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New York City
November 2002

In Praise of Homework
By Dorothy A. Hutcheson

Homework has been much in the news. Last year several articles appeared about the hopeless drudgery of it all, the astronomical amounts assigned to even young children, and the backlash brewing among parents in high-achieving school districts who were fed up. I am often asked to defend Nightingale’s homework policy (is it too much?) in sessions for prospective parents, a surprise because in previous years parents wanted to know if we were asking students to do enough.

At Nightingale we ask parents to be in a partnership with us, to help us know your daughters, and to support the school’s academic standards. One of Nightingale’s “Goals for Parents” specifically tackles the subject of homework by asking parents to “establish schoolwork as a priority at home and provide time and space for study.” The idea is to help girls become increasingly confident and independent in taking charge of their academic work. Clearly this isn’t an easy or automatic process, as I frequently hear teachers complain about parents doing too much and their students doing too little. Mrs. Mansfield in the Lower School wonders whose homework it is; Mrs. Kingson in the Middle School refers to the “hidden hand” on student assignments, and in the Upper school, Ms. Mann reports an increasing incidence of parents, not their daughters, calling to complain about specific assignments.

All of this comes in a context of our anxiety that our daughters are over-scheduled with activities and deprived of the luxury of being bored, a topic that Anna Quindlen so eloquently described in a Newsweek column, “Doing Nothing is Something.” Many of us recall our own childhood filled with a lot more time on our hands. Maybe it wasn’t really all that simple then, but, like Sorensen, I am hard pressed to recall my parents paying much attention to my term papers or math homework.

How do we move from that excitement of the first grader eagerly announcing that she has homework to do (her weekly spelling lists and nightly reading) to a weary ninth grader sagging under the weight of her far-too heavy backpack, telling me in the halls that she didn’t get much sleep last night? Are we assigning too much?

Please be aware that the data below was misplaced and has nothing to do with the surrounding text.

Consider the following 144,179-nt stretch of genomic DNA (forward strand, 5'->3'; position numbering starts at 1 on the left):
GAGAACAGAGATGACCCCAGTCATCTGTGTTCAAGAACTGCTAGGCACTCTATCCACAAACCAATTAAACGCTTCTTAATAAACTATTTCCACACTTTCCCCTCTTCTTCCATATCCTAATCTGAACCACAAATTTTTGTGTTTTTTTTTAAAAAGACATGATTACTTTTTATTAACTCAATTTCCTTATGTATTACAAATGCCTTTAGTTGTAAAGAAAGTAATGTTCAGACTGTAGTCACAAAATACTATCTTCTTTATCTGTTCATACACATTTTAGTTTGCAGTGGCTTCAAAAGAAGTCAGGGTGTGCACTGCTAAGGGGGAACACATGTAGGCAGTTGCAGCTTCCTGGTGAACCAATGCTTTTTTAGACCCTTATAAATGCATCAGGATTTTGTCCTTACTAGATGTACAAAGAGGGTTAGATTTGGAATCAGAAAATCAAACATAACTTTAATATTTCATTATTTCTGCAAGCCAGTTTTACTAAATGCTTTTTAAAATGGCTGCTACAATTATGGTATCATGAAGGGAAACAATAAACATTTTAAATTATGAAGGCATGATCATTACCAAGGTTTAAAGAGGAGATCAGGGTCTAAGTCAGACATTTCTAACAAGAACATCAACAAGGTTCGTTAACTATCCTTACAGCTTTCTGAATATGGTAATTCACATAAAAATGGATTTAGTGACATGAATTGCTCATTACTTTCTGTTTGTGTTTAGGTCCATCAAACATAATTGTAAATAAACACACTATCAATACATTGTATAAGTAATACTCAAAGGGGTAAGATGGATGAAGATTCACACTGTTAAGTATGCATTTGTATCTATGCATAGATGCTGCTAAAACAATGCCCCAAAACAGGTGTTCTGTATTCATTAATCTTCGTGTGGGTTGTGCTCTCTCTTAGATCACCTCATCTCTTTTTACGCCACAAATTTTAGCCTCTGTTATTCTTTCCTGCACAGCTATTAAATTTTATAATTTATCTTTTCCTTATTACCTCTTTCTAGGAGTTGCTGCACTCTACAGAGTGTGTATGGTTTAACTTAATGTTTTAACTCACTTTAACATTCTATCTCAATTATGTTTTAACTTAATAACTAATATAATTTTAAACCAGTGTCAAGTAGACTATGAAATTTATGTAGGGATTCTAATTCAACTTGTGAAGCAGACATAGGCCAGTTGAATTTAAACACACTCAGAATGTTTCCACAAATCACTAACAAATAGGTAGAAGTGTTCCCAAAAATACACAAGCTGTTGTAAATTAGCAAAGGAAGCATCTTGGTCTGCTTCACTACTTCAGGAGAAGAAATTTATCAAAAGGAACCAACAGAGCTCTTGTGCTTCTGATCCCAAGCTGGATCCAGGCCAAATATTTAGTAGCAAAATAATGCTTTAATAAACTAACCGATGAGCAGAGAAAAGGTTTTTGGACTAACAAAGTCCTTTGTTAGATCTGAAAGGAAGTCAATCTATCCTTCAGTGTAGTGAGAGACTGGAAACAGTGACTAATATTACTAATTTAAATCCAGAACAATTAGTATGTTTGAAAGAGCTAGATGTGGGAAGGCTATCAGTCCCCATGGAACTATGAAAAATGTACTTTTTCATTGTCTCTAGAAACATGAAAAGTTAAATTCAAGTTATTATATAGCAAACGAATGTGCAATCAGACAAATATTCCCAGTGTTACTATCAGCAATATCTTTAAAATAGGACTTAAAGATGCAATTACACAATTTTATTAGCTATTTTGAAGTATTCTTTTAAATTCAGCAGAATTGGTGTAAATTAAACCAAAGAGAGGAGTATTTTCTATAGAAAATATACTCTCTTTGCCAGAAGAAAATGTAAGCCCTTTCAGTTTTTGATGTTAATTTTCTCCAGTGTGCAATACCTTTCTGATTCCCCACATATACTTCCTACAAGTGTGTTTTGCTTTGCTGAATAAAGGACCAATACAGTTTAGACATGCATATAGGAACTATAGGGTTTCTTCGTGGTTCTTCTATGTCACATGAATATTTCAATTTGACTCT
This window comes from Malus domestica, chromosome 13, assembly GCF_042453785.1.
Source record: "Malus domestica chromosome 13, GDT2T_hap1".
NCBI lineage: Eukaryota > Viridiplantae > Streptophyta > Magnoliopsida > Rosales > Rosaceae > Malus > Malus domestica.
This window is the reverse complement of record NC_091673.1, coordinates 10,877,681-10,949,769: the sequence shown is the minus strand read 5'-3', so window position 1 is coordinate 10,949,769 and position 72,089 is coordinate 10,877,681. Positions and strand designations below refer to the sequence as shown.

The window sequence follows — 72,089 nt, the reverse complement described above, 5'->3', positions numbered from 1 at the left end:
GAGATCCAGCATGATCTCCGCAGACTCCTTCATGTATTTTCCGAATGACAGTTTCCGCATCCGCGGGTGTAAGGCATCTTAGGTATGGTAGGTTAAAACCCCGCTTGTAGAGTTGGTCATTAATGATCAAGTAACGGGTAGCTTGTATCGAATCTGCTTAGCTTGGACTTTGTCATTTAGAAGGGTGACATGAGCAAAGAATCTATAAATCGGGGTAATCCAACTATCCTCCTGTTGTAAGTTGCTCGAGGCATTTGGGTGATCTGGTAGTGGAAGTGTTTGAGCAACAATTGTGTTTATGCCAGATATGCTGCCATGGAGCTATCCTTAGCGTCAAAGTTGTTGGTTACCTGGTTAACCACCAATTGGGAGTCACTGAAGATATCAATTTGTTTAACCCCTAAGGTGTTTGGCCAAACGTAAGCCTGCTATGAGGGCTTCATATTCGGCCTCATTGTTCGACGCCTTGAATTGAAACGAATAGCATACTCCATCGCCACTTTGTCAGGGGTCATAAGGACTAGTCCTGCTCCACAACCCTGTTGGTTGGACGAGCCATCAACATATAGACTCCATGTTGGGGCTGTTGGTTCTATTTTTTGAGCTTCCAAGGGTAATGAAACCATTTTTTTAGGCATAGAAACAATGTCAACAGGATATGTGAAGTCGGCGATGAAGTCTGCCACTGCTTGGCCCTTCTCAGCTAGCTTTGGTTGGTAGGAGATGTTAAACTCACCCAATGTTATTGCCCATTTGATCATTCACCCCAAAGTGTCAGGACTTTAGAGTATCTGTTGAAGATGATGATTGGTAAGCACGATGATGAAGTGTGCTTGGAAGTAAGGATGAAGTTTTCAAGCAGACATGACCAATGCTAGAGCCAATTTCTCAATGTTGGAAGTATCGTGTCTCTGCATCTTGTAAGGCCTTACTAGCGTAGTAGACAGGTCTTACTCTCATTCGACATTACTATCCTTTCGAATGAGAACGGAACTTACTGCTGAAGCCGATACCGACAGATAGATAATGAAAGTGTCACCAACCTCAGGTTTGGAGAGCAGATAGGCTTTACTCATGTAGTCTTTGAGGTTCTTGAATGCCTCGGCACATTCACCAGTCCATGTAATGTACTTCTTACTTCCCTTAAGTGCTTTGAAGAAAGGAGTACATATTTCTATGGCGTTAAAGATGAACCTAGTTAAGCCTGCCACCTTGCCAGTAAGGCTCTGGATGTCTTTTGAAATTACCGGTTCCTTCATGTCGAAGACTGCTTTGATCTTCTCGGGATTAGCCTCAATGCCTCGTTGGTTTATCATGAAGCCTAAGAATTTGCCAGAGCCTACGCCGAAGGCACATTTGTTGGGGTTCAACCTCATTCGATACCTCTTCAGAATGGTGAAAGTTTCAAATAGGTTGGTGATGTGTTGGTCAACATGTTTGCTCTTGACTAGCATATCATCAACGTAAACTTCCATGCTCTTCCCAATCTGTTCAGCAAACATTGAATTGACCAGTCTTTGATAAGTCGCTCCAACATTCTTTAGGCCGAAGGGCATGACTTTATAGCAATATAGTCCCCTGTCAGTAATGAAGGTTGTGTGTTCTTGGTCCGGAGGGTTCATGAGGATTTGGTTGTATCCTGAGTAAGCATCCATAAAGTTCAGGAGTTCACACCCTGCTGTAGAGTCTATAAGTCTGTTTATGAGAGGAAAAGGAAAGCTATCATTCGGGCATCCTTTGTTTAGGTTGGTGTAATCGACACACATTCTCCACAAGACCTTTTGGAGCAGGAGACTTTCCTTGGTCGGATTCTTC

Nightingale’s homework policy is simple and straightforward. In the Lower School students are learning how to learn, and part of that means managing to do some assignments at home and managing to bring them back to school. It’s not supposed to be perfect. We expect that there will be bumps in this process as students forget papers at home or crumple them in their backpacks and fail to put them in the folder on the teacher’s desk. Nightingale should be a safe place to make mistakes, recover from them, and start over the next day. When I see Lower School parents rushing into the lobby well after morning drop-off with missing assignments in hand, I wonder who’s learning what? The sky would not have fallen in if that English assignment were not handed in, and the well-intentioned parent is robbing his/her daughter of an important lesson.

In the Middle School, teachers give weekly syllabi so that students begin to balance long-range and nightly assignments. Beginning in Class VI, when girls take six academic subjects, teachers work together on a schedule so that a student does not have homework in all six subjects nightly and so that her tests and major written assignments are spaced accordingly. We try not to give them more than they can handle successfully. This is all part of a careful foundation that provides students with experience in managing things themselves. If all goes well, students will be ready for each new step of increased independence.

ývery September I tell new parents to step back and avoid the tendency to micro-manage their daughters’ inevitable bumps along the way at Nightingale. When a child comes home with a problem–with a teacher, a friend, or an assignmentĐavoid the tendency to rush in and fix. The parent’s first response should be to listen carefully and then ask, “What do you want to do to handle this?” Whether the girl is 6 or 16, this technique works because you signal to your daughter that you have faith in her abilities and that things aren’t always perfect.

On the homework front the same strategy works. Pull back if you are too involved. Give your daughter the time and the space and your confidence in her own abilities. Keep the long-term goal in mind–an intellectually curious and self-reliant young woman©even as you negotiate the daily ups and downs and wonder if she’ll ever have the maturity to be on her own. As for my house, I’m looking forward to a better weekend.#

Dorothy A. Hutcheson is Head of the Nightingale-Bamford School in Manhattan.

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